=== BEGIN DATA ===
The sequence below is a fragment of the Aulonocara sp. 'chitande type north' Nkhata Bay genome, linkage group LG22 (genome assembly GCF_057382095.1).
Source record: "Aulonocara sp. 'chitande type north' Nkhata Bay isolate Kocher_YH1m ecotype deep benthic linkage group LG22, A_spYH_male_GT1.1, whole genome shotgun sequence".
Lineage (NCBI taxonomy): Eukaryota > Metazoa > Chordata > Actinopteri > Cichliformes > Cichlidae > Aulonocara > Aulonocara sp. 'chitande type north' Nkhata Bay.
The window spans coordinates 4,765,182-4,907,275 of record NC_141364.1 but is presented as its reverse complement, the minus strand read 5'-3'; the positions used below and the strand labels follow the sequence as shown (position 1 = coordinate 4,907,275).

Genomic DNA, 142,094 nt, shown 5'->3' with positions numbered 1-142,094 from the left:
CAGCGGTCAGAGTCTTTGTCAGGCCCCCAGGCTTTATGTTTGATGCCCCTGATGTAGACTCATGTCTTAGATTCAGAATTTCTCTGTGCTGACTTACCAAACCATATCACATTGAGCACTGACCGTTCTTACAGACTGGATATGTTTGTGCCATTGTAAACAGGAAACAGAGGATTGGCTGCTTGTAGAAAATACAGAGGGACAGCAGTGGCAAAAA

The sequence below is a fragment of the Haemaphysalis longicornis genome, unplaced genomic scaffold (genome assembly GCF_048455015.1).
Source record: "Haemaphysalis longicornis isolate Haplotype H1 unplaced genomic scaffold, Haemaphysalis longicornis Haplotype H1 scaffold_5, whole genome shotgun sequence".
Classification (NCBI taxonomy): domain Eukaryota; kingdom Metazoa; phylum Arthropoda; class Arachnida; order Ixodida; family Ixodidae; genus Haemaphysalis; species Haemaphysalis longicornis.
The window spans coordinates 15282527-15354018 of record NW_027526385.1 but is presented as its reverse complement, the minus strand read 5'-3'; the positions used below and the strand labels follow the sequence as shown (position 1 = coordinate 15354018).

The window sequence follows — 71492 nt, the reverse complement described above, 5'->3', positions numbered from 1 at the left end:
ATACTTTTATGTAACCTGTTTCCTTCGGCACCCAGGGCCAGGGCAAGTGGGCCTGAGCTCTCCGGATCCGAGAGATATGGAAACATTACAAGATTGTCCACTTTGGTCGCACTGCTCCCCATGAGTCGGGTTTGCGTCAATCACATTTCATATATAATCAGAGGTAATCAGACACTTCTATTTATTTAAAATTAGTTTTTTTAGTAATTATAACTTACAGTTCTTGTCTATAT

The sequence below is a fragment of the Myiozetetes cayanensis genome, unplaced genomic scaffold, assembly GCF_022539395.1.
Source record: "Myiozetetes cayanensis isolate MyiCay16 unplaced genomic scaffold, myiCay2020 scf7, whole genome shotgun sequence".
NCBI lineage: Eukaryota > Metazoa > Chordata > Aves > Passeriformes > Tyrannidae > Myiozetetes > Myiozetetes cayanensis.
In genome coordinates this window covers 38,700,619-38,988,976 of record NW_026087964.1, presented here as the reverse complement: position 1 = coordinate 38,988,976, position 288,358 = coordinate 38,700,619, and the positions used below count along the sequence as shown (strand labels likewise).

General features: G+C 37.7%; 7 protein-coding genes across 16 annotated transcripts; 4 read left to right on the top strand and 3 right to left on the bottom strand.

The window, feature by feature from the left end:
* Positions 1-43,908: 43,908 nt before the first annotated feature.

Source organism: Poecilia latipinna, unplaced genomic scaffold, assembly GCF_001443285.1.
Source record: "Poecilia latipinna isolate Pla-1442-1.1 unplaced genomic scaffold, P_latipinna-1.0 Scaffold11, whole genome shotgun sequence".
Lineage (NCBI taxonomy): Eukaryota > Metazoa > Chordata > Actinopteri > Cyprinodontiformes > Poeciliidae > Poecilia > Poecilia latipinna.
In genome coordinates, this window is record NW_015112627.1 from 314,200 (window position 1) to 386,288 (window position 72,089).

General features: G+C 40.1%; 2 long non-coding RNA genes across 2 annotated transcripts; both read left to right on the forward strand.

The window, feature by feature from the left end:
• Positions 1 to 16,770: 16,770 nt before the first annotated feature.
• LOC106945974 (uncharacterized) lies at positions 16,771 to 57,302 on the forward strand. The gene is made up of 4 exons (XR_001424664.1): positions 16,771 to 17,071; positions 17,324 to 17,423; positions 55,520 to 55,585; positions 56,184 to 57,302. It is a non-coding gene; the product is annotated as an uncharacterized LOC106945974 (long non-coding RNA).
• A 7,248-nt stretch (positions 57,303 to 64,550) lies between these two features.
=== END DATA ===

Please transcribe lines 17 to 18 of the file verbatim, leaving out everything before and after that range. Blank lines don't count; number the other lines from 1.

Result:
General features: G+C 37.7%; 7 protein-coding genes across 16 annotated transcripts; 4 read left to right on the top strand and 3 right to left on the bottom strand.

The window, feature by feature from the left end: